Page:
Eric Richard, VP of engineering at Idiom, says, "By combining Idiom translation memories with Language Weaver’s SMT, the SMT system can ‘learn’ from the corpus of translation memory that continues to build up over time in WorldServer. As a result, Idiom and Language Weaver can significantly accelerate translation and localization activities for customers, enabling them to translate far greater volumes of content than ever before."
The promise of time and money savings are a good reason to work with SMT. But, as we all know, accuracy drives adoption. ITP is responsible for translating high volumes of automotive content. It is not unusual for them to have to output 3,000 page manuals within two weeks turnaround. ITP deployed Language Weaver SMT software a few months ago and now has data to assess it.
According to Gert van Assche, director of technology of ITP-Europe, in Belgium, "The translators simply could not believe that Language Weaver was capable of producing this kind of high quality translation. In general, the TM matches lower than 90 percent confidence ratings are more reliable from Language Weaver than from our TM. In one instance, only 5 out of 1000 segments were unusable. And most surprisingly, long sentences are just as good as short ones. The results achieved are beyond the high expectations we had after the first evaluation."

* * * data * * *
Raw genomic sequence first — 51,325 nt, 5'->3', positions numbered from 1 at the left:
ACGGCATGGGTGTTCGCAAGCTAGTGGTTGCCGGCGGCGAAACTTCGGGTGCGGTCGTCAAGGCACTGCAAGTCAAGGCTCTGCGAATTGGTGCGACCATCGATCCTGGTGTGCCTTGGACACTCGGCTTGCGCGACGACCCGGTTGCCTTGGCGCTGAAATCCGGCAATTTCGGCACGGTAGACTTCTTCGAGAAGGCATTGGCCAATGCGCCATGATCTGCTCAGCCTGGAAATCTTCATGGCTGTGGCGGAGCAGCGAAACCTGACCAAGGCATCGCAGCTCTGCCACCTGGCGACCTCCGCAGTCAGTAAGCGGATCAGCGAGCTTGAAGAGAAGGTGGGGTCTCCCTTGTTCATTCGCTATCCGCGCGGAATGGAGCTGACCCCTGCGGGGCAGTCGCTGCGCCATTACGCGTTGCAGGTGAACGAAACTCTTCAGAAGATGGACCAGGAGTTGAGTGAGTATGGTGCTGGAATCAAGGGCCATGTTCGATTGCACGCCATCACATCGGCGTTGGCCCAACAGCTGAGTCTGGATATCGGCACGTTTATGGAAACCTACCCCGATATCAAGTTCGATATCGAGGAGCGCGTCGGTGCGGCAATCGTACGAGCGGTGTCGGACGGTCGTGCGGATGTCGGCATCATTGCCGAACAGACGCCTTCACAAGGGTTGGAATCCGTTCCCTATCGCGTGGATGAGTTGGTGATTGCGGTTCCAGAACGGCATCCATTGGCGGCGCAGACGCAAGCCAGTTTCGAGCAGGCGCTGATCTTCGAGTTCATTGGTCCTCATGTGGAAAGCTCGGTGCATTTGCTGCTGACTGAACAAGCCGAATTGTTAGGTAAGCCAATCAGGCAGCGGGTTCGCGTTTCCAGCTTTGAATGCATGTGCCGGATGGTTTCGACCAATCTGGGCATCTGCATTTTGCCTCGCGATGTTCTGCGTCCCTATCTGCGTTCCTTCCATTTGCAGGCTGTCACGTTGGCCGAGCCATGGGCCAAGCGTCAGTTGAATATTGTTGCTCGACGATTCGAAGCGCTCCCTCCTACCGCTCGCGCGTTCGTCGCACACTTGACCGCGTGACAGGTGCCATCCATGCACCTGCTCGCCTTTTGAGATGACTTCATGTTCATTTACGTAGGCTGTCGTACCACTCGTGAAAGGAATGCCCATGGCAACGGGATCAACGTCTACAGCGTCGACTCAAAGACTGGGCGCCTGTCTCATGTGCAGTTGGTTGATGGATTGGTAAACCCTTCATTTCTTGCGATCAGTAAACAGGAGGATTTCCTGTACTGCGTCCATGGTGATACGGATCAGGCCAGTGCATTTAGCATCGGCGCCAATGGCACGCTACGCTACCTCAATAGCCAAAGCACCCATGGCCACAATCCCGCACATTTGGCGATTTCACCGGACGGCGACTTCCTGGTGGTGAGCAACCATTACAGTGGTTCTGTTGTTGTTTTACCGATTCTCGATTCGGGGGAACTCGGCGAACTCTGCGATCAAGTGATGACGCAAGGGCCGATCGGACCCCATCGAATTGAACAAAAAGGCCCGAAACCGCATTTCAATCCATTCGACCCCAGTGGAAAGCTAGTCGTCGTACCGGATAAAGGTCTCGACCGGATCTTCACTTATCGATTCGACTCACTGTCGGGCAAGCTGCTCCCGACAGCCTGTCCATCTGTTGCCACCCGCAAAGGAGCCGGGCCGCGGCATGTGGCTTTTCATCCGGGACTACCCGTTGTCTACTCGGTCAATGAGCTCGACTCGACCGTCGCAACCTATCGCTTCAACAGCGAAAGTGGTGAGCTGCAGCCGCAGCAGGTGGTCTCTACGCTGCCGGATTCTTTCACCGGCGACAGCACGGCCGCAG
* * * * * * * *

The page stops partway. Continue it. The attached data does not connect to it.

This kind of success doesn’t necessarily appear right out of the box. Language Weaver pioneered the approach to statistically-based automated translation and has developed customization methods that lead to high quality translations. The good news is that it doesn’t take a team of linguists months (or years) to fine-tune the work; Language Weaver can do it pretty quickly.
There are several factors that contribute to high quality translations that can be more easily post-edited:
The best is yet to come. We are confident that with the integration of translation memory databases and SMT, especially as it continues to evolve, the quest of those early computer programmers will be realized.